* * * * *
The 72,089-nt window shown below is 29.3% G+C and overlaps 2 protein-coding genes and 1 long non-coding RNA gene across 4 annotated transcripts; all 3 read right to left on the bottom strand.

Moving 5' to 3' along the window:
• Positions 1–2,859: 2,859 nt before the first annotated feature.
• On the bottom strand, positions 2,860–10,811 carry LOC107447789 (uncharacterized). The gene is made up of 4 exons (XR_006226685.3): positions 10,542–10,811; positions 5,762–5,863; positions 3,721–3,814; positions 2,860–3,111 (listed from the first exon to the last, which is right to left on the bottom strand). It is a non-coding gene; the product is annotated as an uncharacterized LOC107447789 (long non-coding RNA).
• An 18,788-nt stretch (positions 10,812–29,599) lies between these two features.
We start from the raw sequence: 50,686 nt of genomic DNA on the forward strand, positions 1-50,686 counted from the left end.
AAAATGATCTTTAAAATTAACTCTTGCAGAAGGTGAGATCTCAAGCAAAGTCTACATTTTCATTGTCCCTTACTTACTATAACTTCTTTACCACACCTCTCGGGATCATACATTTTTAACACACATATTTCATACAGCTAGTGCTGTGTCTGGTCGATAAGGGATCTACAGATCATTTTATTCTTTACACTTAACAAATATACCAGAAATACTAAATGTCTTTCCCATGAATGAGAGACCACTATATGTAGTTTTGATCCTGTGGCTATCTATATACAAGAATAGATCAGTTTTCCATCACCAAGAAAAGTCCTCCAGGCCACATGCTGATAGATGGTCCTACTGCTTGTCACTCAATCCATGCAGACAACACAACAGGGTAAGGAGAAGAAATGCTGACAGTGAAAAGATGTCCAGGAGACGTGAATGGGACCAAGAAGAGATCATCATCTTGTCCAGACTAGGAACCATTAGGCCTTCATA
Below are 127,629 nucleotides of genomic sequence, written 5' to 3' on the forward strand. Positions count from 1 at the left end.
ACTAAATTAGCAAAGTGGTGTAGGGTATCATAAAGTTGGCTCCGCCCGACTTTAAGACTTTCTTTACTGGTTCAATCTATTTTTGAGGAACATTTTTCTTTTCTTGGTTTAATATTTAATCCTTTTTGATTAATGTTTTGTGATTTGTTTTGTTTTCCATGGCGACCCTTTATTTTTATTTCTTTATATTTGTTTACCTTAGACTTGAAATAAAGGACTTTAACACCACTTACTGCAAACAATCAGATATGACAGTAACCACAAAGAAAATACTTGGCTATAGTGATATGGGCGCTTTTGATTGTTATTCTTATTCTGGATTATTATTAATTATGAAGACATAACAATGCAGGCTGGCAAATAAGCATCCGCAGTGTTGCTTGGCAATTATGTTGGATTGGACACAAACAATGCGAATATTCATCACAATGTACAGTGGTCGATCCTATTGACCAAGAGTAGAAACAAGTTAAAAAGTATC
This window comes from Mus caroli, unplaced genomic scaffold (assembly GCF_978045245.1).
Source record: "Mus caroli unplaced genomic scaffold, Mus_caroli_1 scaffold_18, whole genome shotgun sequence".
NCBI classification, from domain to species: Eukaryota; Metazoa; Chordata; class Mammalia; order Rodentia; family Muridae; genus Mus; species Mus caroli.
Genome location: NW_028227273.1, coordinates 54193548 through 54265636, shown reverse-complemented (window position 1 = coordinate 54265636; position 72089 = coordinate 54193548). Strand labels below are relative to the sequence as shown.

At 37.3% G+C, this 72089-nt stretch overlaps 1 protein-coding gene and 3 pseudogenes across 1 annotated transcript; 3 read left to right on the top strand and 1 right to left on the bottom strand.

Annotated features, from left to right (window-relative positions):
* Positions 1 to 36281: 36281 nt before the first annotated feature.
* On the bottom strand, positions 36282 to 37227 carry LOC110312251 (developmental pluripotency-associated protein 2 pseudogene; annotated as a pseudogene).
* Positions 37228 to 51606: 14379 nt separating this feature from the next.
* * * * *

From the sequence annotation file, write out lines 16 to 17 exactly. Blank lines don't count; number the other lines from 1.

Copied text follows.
* Positions 1 to 36281: 36281 nt before the first annotated feature.
* On the bottom strand, positions 36282 to 37227 carry LOC110312251 (developmental pluripotency-associated protein 2 pseudogene; annotated as a pseudogene).